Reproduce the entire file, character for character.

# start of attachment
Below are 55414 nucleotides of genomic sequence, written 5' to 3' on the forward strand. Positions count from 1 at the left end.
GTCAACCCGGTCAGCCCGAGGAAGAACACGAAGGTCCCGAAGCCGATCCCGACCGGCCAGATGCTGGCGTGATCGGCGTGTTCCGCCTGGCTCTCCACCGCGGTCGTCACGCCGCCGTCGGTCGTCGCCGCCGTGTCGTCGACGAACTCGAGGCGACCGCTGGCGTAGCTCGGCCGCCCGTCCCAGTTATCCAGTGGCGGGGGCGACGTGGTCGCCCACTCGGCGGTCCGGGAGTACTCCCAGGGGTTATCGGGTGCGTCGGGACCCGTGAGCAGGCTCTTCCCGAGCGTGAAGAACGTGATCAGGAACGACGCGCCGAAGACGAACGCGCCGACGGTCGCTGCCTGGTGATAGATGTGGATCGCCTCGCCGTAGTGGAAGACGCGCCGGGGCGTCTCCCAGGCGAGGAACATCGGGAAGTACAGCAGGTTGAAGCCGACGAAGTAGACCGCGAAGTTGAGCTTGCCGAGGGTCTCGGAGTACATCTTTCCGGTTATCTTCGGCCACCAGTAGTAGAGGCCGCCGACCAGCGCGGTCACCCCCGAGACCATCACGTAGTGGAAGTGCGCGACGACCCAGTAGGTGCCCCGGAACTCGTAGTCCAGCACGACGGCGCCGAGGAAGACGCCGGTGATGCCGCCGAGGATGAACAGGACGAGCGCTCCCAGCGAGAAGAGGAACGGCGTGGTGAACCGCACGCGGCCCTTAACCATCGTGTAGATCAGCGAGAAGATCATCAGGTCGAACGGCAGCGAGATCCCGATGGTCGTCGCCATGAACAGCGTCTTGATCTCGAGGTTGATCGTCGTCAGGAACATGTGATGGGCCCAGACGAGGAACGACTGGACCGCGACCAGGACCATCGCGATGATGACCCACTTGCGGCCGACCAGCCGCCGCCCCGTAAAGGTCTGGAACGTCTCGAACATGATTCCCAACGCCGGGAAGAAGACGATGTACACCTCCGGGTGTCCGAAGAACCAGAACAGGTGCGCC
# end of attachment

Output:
Below are 55414 nucleotides of genomic sequence, written 5' to 3' on the forward strand. Positions count from 1 at the left end.
GTCAACCCGGTCAGCCCGAGGAAGAACACGAAGGTCCCGAAGCCGATCCCGACCGGCCAGATGCTGGCGTGATCGGCGTGTTCCGCCTGGCTCTCCACCGCGGTCGTCACGCCGCCGTCGGTCGTCGCCGCCGTGTCGTCGACGAACTCGAGGCGACCGCTGGCGTAGCTCGGCCGCCCGTCCCAGTTATCCAGTGGCGGGGGCGACGTGGTCGCCCACTCGGCGGTCCGGGAGTACTCCCAGGGGTTATCGGGTGCGTCGGGACCCGTGAGCAGGCTCTTCCCGAGCGTGAAGAACGTGATCAGGAACGACGCGCCGAAGACGAACGCGCCGACGGTCGCTGCCTGGTGATAGATGTGGATCGCCTCGCCGTAGTGGAAGACGCGCCGGGGCGTCTCCCAGGCGAGGAACATCGGGAAGTACAGCAGGTTGAAGCCGACGAAGTAGACCGCGAAGTTGAGCTTGCCGAGGGTCTCGGAGTACATCTTTCCGGTTATCTTCGGCCACCAGTAGTAGAGGCCGCCGACCAGCGCGGTCACCCCCGAGACCATCACGTAGTGGAAGTGCGCGACGACCCAGTAGGTGCCCCGGAACTCGTAGTCCAGCACGACGGCGCCGAGGAAGACGCCGGTGATGCCGCCGAGGATGAACAGGACGAGCGCTCCCAGCGAGAAGAGGAACGGCGTGGTGAACCGCACGCGGCCCTTAACCATCGTGTAGATCAGCGAGAAGATCATCAGGTCGAACGGCAGCGAGATCCCGATGGTCGTCGCCATGAACAGCGTCTTGATCTCGAGGTTGATCGTCGTCAGGAACATGTGATGGGCCCAGACGAGGAACGACTGGACCGCGACCAGGACCATCGCGATGATGACCCACTTGCGGCCGACCAGCCGCCGCCCCGTAAAGGTCTGGAACGTCTCGAACATGATTCCCAACGCCGGGAAGAAGACGATGTACACCTCCGGGTGTCCGAAGAACCAGAACAGGTGCGCC